Dec. 17, 2017

Nov. 2021

Colombia

July 20, 1810

DUQUE, Iván

May 27, 2018/ June 17, 2018

May 2022

Ecuador

May 24, 1822

MORENO, Lenín

Feb. 19, 2017
Apr. 2, 2017

Feb. 2021

Guyana

May 26, 1966

GRANGER, Davidd

Mar. 2, 2020

2025

Paraguay

May 14, 1811

ABDO BENITEZ, Mario

Apr. 22, 2018

Apr. 2023

Peru

July 28, 1821

VIZCARRA, Martíne

Apr. 10, 2016 /June 5, 2016

Apr. 2021

Suriname

Nov. 25, 1975

BOUTERSE, Desiré Delano

May 25, 2015

May 25, 2020

Uruguay

Aug. 25, 1825

LACALLE POU, Luis

Oct. 27, 2019/Nov.24, 2019

Oct. 2024

Venezuela

July 5, 1811

MADURO, Nicolás

May 20, 2018

May 2024f

Source: Compiled by the Congressional Research Service (CRS).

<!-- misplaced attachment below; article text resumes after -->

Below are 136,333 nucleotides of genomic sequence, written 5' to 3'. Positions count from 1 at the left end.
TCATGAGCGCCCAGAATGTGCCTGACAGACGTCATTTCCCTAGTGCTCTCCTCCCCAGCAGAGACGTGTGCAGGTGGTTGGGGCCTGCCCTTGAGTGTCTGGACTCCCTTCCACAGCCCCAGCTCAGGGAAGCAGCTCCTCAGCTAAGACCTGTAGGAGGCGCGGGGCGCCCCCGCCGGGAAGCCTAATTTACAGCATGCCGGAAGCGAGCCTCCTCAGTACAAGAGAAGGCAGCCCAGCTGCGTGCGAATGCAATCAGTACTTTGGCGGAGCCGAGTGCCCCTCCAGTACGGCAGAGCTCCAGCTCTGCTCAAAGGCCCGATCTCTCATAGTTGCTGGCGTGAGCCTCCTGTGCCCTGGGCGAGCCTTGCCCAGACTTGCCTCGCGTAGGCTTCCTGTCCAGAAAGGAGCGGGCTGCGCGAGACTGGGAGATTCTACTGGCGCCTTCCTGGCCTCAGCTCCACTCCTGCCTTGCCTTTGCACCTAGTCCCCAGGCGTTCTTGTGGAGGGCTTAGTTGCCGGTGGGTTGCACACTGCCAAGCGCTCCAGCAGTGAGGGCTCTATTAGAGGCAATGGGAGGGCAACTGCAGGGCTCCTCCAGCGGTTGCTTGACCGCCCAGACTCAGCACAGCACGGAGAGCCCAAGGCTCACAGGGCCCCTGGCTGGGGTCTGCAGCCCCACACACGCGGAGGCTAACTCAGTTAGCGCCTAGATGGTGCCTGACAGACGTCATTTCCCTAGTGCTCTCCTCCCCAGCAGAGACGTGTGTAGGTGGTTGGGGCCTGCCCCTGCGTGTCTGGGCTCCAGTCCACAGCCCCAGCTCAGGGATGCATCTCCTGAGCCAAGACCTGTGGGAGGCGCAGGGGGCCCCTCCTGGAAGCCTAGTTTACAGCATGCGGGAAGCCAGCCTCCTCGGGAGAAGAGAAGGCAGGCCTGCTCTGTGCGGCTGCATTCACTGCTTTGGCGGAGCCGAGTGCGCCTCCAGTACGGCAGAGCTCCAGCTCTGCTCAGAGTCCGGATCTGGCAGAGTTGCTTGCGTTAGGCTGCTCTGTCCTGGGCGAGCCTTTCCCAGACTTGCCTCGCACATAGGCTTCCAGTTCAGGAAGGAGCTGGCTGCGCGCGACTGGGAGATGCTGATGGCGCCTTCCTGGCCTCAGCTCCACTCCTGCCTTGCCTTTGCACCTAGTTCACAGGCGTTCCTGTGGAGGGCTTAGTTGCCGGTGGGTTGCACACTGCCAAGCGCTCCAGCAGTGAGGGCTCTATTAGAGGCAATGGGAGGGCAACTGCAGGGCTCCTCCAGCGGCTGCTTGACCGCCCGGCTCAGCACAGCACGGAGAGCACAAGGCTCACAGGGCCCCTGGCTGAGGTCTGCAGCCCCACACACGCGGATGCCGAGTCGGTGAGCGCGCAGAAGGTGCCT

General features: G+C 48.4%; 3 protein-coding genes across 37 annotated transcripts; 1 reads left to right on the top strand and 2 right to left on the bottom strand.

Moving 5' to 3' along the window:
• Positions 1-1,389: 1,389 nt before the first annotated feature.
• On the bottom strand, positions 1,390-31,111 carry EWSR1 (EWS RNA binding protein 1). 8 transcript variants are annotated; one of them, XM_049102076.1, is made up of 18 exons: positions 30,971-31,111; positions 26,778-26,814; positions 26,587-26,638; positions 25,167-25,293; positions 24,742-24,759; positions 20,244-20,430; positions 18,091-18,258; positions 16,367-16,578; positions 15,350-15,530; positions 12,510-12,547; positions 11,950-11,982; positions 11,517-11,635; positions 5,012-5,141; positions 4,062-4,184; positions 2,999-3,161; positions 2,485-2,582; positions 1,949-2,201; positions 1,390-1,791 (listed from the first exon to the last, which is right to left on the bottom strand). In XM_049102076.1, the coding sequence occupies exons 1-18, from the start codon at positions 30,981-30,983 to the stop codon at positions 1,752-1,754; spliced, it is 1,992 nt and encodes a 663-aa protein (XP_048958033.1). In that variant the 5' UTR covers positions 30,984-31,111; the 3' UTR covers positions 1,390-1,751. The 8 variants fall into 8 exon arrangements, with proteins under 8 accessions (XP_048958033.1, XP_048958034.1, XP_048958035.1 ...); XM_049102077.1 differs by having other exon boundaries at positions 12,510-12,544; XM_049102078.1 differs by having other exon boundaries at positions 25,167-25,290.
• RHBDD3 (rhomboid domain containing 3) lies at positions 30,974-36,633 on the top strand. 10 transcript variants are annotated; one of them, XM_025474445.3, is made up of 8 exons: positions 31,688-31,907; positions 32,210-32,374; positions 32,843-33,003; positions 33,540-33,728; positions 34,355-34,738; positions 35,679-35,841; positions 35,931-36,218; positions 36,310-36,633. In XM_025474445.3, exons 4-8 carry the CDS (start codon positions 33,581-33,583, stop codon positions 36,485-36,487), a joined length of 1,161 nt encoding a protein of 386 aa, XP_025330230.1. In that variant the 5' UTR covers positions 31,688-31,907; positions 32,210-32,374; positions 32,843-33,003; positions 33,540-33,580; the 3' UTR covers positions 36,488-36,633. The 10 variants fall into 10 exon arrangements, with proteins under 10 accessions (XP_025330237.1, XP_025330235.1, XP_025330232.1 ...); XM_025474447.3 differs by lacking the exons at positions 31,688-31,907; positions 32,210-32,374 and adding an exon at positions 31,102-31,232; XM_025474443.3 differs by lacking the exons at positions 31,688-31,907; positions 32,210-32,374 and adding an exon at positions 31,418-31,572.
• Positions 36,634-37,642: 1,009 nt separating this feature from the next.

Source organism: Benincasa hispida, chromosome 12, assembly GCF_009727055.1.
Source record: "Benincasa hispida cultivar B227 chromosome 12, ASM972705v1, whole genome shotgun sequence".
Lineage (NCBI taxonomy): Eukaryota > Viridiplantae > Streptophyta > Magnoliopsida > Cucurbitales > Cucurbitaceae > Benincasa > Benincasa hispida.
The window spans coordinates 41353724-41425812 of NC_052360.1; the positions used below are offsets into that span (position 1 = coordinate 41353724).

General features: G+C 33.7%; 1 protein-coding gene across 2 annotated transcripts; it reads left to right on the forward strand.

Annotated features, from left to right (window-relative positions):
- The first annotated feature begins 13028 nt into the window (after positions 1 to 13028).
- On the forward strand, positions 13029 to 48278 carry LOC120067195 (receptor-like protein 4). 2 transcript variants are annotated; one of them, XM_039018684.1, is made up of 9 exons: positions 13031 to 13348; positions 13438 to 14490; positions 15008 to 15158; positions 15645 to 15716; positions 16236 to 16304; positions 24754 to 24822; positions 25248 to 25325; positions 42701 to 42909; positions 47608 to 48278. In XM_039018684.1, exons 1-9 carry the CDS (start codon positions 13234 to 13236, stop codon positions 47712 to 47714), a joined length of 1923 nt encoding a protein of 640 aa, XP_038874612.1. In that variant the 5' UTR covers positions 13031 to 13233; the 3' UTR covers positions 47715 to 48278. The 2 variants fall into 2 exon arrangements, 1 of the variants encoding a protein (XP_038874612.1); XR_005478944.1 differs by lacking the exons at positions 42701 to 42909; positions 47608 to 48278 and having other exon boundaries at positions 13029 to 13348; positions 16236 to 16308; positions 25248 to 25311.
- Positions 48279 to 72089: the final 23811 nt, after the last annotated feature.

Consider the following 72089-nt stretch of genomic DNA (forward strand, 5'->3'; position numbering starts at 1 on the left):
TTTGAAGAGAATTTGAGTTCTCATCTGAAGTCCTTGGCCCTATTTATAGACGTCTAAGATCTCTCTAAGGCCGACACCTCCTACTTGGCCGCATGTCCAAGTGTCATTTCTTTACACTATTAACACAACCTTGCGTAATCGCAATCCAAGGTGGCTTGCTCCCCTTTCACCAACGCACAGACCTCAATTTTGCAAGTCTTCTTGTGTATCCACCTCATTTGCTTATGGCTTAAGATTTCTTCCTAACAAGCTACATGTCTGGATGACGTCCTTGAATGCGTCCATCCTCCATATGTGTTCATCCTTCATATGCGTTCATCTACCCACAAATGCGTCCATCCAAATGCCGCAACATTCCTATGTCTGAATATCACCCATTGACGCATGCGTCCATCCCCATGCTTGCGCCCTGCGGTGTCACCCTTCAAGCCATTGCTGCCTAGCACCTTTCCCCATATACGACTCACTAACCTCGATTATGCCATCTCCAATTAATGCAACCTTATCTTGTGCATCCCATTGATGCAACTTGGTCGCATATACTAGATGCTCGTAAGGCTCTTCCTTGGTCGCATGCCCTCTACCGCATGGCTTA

a. CRS Insight IN11184, Argentina's 2019 Elections.

b. Evo Morales stepped down from office on November 10, 2019, following October 20, 2019, presidential elections that international election observers assert were marred by fraud. After several resignations, the highest-ranking official still in office, Second Vice President of the Senate, Jeanine Áñez, declared herself interim president on November 12, 2019. Bolivia's Constitutional Court endorsed her as interim president. See CRS Insight IN11198, Bolivia: Presidential Resignation and Aftermath, by Clare Ribando Seelke.

c. On November 23, 2019, Bolivia passed a law that annulled the results of the October 20 elections. The newly formed election tribunal set presidential elections for May 3, 2020. See Rachelle Krygier, "Bolivia's election tribunal sets May date for new presidential election," Washington Post, January 3, 2020.